The Unity had enslaved his countrymen.
Kalki took it as an invitation to elaborate. “These people were under armed escort and collared. I could only get a glimpse of them, but they had Crafter classes from what I gathered.”
“People get in, gearsmen come out,” Garud added. “Ain’t too hard to guess what’s happening.”
The Unity was using enslaved Crafters to fuel their war machine. That settled it. Besides the human cost, each day this factory remained active meant more robots for mankind to fight later.
“This calls for a bloody oath, after the battle is done,” Basil decided. “We’ll fight.”
“You’re sure, Partner?” Shellgirl asked, slightly worried. “Shouldn’t we gather more intel first?”
“They detected the bird,” Plato pointed out.
“It wasn’t my fault!” Garud insisted.
“No one said that, my friend,” Kalki reassured him. “But I see the cat’s point. They must be suspicious after detecting our intrusion. Another slip-up and they will sound the alarm and ruin our chance at taking them by surprise.”
“I’ve already lost a home to invaders.” Basil stood on his legs atop Rosemarine’s back. “I’m not going to sneak in while trespassers despoil this one. When someone squats in your place and calls it their own, you don’t enter by the backdoor. You fling the main one open, beat them up, and throw them out through the window.”
The team would follow the same strategy they used against the Apocalypse Force in Hungary: strike fast, secure the hostages, and wipe out the enemy in short order before they could coordinate.
Vasi chuckled. “So we start with the three Ds as usual? Disrupt, divide, destroy?”
“This tactic worked well enough so far, so why change it now?” Basil mused. “Let’s start an attack on multiple fronts.”
“Oh, I have an idea!” Shellgirl suggested. “We have large reserves of explosives in the inventory. Vasi and Kalki could drop them from above to sow chaos.”
“We can’t afford to hit the factories or we risk hurting their captives,” Kalki said with a nod. “What we do is damage the gearsmen outside and damage the roads. Hopefully this should disrupt their communications.”
“A targeted blitz?” The idea appealed to Basil. “Let’s do that. Plato, you’ll cover our flyers with illusion spells. Shellgirl, Bugsy, Shesha, you take the bridge. Rosemarine and Steve will bombard the gearsmen from the Romanian shore and move on to the other one once the crossing is secured.”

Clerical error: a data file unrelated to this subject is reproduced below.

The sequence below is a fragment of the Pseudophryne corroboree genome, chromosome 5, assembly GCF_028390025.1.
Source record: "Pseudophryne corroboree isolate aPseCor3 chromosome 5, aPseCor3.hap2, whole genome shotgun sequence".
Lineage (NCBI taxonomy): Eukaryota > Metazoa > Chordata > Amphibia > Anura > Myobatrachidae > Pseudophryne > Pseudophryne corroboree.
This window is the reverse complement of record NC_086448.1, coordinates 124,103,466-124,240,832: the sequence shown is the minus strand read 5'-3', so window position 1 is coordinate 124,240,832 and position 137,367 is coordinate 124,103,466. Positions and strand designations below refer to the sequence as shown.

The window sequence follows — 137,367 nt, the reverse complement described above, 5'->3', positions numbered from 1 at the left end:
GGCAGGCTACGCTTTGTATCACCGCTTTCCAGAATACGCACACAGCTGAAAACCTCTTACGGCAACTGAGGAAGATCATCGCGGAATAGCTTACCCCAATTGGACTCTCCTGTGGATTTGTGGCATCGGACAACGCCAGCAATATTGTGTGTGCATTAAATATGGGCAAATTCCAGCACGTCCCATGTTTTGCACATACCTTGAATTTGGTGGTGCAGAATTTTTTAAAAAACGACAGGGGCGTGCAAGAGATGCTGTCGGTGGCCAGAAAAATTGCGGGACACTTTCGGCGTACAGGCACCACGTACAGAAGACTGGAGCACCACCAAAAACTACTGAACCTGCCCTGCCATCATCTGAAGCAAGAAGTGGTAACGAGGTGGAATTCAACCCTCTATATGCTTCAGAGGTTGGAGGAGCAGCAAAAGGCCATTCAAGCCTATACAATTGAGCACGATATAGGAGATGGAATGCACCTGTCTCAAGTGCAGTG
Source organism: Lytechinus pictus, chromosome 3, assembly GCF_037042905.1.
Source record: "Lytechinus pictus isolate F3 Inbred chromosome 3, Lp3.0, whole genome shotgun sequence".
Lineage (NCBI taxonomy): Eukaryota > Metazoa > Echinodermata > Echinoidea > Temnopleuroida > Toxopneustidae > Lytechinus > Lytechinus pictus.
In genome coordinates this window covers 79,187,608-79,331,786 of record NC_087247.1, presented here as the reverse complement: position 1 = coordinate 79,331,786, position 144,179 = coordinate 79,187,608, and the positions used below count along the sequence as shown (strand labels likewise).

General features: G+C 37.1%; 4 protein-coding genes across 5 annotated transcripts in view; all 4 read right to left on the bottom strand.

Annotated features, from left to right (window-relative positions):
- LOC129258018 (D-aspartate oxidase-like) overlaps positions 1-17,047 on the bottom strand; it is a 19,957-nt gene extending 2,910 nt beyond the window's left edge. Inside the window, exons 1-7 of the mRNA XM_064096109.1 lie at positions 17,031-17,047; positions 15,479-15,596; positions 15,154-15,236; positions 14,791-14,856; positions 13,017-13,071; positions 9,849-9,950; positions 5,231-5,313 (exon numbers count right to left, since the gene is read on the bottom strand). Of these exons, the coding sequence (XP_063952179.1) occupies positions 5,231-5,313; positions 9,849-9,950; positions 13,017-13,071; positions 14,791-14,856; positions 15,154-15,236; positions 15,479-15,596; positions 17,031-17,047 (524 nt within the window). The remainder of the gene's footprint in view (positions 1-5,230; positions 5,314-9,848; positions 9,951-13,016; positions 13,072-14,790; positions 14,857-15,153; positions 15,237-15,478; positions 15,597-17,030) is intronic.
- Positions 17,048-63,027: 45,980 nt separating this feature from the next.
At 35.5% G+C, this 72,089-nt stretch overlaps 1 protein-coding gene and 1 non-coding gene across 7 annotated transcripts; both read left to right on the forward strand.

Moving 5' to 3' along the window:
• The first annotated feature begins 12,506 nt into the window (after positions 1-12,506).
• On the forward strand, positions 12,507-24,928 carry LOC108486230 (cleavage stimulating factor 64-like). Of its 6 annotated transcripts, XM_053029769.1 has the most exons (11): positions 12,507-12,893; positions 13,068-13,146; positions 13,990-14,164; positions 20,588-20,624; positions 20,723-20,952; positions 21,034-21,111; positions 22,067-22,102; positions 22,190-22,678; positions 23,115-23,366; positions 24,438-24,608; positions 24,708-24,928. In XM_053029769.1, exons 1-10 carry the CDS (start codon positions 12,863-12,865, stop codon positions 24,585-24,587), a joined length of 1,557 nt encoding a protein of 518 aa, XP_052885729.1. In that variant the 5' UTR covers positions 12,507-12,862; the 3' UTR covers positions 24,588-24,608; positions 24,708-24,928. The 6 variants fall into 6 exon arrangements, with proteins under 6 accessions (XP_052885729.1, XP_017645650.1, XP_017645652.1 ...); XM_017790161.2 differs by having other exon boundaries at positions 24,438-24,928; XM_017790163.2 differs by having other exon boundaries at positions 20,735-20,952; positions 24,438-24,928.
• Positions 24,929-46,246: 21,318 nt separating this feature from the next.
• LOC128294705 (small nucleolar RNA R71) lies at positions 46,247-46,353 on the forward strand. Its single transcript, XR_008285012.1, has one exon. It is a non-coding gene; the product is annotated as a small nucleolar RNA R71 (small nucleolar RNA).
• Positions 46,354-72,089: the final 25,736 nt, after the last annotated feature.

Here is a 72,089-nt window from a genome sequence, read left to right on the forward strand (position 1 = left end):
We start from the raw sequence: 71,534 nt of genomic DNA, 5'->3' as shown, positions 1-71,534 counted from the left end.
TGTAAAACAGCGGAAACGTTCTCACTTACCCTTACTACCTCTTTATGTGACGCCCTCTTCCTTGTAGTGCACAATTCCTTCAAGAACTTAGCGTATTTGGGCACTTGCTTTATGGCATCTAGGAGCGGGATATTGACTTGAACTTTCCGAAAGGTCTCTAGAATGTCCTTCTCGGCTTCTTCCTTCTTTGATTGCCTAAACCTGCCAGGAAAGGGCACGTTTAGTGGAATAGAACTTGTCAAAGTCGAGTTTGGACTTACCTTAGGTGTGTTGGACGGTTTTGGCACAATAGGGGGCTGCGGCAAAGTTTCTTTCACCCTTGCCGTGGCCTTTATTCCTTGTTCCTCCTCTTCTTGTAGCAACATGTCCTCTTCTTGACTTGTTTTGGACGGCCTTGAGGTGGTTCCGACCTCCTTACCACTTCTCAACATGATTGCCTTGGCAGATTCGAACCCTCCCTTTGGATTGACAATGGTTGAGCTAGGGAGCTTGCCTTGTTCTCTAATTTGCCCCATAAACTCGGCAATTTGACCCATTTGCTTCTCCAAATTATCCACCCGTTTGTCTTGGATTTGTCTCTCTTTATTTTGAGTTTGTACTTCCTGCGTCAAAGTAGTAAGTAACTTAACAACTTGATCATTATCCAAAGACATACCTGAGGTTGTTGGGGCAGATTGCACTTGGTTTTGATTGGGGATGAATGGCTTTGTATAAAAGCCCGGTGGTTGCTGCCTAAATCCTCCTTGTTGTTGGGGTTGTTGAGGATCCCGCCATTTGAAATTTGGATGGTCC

“What about you, Boss?” Bugsy asked.
Basil smirked in bloodlust. “I’ll go test my new Dragonknight Perks.”
The team split up to begin their plan. They buffed, as they always did before battle. Vasi carried Plato on her broom and vanished alongside Kalki and Garud. Rosemarine and Steve took position for a bombardment. The rest slithered into the shadows towards the closest military checkpoint.
He leaped once in midair, then twice, then thrice as if the clouds were solid ground. It reminded him so much of platformers like Metroid, except he could feel the wind blowing against his armor, the air pressure, the disgusting smell of toxic fumes coming from the Unity factories. The experience was exhilarating as it was strange. He crossed half a football field in a single bound, then another until he reached the other shore.
Basil set foot on his homeland for the first in years by stomping a gearsman.
The creature that had given him so much trouble in Dax half a year ago was crushed by the landing. Its metal frame crumbled under the weight of Basil’s feet, of his power. Gears and bolts flew all over the concrete street.
Basil had landed in the shadow of a factory overseeing the Danube River. His arrival was met with screeching alarm bells echoing across the district. Four level thirty and twenty gearsmen immediately rushed to intercept him; he blew them all out with a well-aimed Elemental Orb in passing.